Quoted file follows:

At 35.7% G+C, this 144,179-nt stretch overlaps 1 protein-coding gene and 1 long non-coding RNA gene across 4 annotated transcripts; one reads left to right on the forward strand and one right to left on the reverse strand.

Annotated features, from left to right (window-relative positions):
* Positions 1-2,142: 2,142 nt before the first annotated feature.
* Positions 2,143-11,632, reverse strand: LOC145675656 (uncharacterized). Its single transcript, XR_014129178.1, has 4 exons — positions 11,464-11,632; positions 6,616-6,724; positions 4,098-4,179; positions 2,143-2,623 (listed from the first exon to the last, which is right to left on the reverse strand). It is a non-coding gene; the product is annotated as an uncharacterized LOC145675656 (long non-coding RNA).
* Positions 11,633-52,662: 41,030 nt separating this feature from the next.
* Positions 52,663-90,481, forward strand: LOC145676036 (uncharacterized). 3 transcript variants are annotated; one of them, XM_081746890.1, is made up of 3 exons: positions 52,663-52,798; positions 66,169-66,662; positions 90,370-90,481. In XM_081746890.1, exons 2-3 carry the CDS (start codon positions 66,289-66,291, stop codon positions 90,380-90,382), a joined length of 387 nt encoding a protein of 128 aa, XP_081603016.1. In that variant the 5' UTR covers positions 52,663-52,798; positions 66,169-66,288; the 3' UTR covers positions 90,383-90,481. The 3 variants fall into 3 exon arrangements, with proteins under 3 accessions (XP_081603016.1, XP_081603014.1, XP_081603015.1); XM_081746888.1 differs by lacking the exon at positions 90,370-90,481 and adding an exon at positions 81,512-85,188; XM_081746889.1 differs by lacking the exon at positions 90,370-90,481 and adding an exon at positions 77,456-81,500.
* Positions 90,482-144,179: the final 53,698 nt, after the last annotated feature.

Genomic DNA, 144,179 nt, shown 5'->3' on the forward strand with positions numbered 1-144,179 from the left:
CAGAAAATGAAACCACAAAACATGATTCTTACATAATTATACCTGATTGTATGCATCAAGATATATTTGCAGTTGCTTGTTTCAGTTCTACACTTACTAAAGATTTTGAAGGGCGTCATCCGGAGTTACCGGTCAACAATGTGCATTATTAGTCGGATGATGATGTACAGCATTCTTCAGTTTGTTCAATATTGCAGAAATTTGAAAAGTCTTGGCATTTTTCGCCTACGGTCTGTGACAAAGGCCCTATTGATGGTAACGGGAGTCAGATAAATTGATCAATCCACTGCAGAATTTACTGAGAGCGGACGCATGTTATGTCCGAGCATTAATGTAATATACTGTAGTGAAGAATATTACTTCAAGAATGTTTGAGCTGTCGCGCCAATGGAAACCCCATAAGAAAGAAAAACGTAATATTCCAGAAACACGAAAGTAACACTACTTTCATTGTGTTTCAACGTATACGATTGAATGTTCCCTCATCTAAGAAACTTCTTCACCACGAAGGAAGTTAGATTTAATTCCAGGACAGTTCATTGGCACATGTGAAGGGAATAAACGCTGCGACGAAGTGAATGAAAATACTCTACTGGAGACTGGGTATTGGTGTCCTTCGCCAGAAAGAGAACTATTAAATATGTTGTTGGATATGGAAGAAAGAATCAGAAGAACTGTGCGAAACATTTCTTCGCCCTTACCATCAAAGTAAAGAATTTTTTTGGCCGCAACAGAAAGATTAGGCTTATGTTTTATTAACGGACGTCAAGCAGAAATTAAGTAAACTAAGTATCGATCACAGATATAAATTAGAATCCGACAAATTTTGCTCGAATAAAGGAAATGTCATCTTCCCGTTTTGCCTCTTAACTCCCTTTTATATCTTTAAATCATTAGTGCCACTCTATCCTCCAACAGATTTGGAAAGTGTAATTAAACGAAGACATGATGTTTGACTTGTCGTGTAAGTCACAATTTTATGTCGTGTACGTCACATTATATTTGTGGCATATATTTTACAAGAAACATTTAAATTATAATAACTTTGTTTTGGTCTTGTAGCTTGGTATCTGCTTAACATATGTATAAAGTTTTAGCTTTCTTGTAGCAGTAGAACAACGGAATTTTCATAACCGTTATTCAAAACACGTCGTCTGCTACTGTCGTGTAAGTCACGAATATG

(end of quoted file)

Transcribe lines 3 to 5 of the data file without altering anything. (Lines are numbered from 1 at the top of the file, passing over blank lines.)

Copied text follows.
* Positions 1-2,142: 2,142 nt before the first annotated feature.
* Positions 2,143-11,632, reverse strand: LOC145675656 (uncharacterized). Its single transcript, XR_014129178.1, has 4 exons — positions 11,464-11,632; positions 6,616-6,724; positions 4,098-4,179; positions 2,143-2,623 (listed from the first exon to the last, which is right to left on the reverse strand). It is a non-coding gene; the product is annotated as an uncharacterized LOC145675656 (long non-coding RNA).
* Positions 11,633-52,662: 41,030 nt separating this feature from the next.